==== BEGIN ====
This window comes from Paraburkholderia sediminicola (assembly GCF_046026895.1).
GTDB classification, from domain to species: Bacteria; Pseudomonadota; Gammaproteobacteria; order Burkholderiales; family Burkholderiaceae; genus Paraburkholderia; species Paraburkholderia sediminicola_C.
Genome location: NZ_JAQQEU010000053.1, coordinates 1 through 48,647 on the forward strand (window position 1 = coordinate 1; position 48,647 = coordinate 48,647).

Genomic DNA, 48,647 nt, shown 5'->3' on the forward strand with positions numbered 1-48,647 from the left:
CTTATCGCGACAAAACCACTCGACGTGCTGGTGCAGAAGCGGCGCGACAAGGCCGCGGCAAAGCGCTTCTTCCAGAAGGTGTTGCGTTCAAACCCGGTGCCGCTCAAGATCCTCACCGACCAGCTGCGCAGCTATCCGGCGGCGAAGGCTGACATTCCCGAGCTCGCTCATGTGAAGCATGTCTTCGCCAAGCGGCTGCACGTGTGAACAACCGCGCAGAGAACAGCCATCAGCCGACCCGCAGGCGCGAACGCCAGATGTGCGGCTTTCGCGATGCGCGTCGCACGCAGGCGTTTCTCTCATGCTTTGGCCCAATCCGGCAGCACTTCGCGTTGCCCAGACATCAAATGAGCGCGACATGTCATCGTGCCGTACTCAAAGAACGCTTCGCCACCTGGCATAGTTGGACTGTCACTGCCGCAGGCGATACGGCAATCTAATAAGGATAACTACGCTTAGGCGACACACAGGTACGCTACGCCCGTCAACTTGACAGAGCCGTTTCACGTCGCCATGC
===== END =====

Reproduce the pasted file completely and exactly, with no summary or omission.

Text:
This window comes from Paraburkholderia sediminicola (assembly GCF_046026895.1).
GTDB classification, from domain to species: Bacteria; Pseudomonadota; Gammaproteobacteria; order Burkholderiales; family Burkholderiaceae; genus Paraburkholderia; species Paraburkholderia sediminicola_C.
Genome location: NZ_JAQQEU010000053.1, coordinates 1 through 48,647 on the forward strand (window position 1 = coordinate 1; position 48,647 = coordinate 48,647).

Genomic DNA, 48,647 nt, shown 5'->3' on the forward strand with positions numbered 1-48,647 from the left:
CTTATCGCGACAAAACCACTCGACGTGCTGGTGCAGAAGCGGCGCGACAAGGCCGCGGCAAAGCGCTTCTTCCAGAAGGTGTTGCGTTCAAACCCGGTGCCGCTCAAGATCCTCACCGACCAGCTGCGCAGCTATCCGGCGGCGAAGGCTGACATTCCCGAGCTCGCTCATGTGAAGCATGTCTTCGCCAAGCGGCTGCACGTGTGAACAACCGCGCAGAGAACAGCCATCAGCCGACCCGCAGGCGCGAACGCCAGATGTGCGGCTTTCGCGATGCGCGTCGCACGCAGGCGTTTCTCTCATGCTTTGGCCCAATCCGGCAGCACTTCGCGTTGCCCAGACATCAAATGAGCGCGACATGTCATCGTGCCGTACTCAAAGAACGCTTCGCCACCTGGCATAGTTGGACTGTCACTGCCGCAGGCGATACGGCAATCTAATAAGGATAACTACGCTTAGGCGACACACAGGTACGCTACGCCCGTCAACTTGACAGAGCCGTTTCACGTCGCCATGC